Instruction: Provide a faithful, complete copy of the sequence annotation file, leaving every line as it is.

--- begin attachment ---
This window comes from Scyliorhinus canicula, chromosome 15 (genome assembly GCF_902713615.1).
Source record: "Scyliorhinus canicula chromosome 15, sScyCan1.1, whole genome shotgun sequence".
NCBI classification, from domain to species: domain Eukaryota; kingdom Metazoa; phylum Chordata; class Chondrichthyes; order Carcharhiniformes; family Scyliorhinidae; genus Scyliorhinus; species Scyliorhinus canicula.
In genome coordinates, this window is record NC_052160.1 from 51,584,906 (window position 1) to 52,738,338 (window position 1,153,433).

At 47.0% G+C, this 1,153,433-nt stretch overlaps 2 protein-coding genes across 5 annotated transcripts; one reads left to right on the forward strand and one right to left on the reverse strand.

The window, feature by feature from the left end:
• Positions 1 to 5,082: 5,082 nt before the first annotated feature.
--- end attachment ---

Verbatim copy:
This window comes from Scyliorhinus canicula, chromosome 15 (genome assembly GCF_902713615.1).
Source record: "Scyliorhinus canicula chromosome 15, sScyCan1.1, whole genome shotgun sequence".
NCBI classification, from domain to species: domain Eukaryota; kingdom Metazoa; phylum Chordata; class Chondrichthyes; order Carcharhiniformes; family Scyliorhinidae; genus Scyliorhinus; species Scyliorhinus canicula.
In genome coordinates, this window is record NC_052160.1 from 51,584,906 (window position 1) to 52,738,338 (window position 1,153,433).

At 47.0% G+C, this 1,153,433-nt stretch overlaps 2 protein-coding genes across 5 annotated transcripts; one reads left to right on the forward strand and one right to left on the reverse strand.

The window, feature by feature from the left end:
• Positions 1 to 5,082: 5,082 nt before the first annotated feature.